More on the ASPCA’s early days:
Although the ASPCA’s early efforts focused on horses and livestock, the society worked for cats and dogs, too. Some cases were prosecuted. As published in the ASPCA’s first annual report in 1867, David Heath was sentenced to ten days in prison for beating a cat to death. Upon hearing the verdict, “he remarked that the arresting officer ought to be disemboweled,” at which point a $25 fine was added to his punishment.
Canines seemed to be most cruelly exploited as prize fighters. As the headline in an article appearing in the Long Island Star, December 8, 1876, read, “Two Bull Dogs Chew Each Other Up.” Attended by prominent betting men, the $1,000 championship fight lasted nearly four hours.
The ASPCA waged an all-out war on the day’s most famous “sportsman,” Kit Burns; on one occasion evoking high drama, Bergh dropped through a skylight into Burns’ pit. The battle was frequently frustrating, as judges read the law regarding dog fighting quite narrowly, making it almost impossible to convict someone unless they had been caught setting the dogs at each other or instigating the fight. ASPCA
Gowanus Canal ends at Butler Street, and this is the location of its water filtration and pumping station. From FNY’sGowanus Canal page:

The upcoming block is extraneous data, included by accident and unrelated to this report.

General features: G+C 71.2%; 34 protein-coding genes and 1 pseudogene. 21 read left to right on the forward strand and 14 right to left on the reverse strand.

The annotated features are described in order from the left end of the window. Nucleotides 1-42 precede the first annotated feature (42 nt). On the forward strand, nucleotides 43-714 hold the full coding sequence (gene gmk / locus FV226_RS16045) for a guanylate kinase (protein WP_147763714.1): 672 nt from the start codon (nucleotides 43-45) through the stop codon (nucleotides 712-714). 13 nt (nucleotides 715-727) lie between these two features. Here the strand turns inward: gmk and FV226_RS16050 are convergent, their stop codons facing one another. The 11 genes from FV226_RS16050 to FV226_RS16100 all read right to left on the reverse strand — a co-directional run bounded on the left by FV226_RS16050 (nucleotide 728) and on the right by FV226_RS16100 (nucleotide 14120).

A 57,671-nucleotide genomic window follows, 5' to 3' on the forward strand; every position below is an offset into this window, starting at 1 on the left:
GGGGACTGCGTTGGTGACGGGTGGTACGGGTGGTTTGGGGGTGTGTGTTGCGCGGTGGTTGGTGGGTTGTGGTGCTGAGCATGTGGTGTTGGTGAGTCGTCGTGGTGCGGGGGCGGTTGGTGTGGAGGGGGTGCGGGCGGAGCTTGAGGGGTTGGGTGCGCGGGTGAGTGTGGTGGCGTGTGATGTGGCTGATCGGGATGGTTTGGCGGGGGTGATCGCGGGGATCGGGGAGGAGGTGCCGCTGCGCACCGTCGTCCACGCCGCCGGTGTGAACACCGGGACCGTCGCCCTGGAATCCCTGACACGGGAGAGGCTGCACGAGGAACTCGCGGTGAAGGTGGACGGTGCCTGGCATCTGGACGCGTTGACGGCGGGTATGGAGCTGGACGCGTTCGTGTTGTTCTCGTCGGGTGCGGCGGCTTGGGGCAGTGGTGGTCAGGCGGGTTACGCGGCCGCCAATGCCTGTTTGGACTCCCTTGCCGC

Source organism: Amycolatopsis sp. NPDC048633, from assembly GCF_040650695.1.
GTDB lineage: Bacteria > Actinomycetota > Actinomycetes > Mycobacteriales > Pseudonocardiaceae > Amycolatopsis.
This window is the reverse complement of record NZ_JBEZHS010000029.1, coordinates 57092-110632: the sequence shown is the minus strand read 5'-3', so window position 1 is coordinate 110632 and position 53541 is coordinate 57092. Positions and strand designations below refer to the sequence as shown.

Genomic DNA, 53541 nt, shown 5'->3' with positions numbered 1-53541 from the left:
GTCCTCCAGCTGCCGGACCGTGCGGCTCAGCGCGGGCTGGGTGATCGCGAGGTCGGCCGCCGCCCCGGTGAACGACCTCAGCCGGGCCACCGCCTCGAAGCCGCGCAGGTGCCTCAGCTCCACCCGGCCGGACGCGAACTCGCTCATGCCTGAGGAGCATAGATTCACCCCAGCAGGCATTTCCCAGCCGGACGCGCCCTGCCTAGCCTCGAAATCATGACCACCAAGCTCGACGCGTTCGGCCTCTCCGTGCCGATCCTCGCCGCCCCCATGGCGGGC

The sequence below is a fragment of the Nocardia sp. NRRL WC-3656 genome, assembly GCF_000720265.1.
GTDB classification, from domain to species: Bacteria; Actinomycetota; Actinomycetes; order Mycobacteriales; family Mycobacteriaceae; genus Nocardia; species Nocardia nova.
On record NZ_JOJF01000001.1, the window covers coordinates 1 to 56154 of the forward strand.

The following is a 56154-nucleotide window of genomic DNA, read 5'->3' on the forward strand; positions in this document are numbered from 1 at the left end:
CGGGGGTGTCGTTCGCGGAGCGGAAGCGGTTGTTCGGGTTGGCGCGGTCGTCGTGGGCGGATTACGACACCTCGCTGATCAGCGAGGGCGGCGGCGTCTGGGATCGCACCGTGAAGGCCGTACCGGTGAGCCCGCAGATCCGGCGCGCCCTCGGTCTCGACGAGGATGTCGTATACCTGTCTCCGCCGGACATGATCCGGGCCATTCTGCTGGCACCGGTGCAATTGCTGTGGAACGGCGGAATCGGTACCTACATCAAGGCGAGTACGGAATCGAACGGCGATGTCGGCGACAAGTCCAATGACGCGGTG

As far back as the 1880s the Gowanus Canal had become the cloaca of Brooklyn, filled with industrial waste, garbage and sewer outflow. Engineers reached a partial solution by 1911, when a flushing tunnel was dug from the head of the canal at Butler Street (above) southwest to Buttermilk Channel. At the pumping station a steam-powered propeller forced water out of the canal and expelled it into the channel, and cleaner water was admitted into the canal.
Things went, while not literally swimmingly, well enough for a few decades, though the Gowanus Canal would never remind anyone of Venice. The Buttermilk Channel (named because currents would cause milk to change to butter on boats moored there, supposedly) was not the place to deposit raw sewage, which would still find its way into the canal. The flushing tunnel stopped working altogether in the 1960s and it would be fully three decades before it would be repaired; Gowanus Canal became just as foul as before. Typhoid and cholera germs were found in it, prompting the construction of a Red Hook waste water treatment plant eventually constructed in the Brooklyn Navy Yard.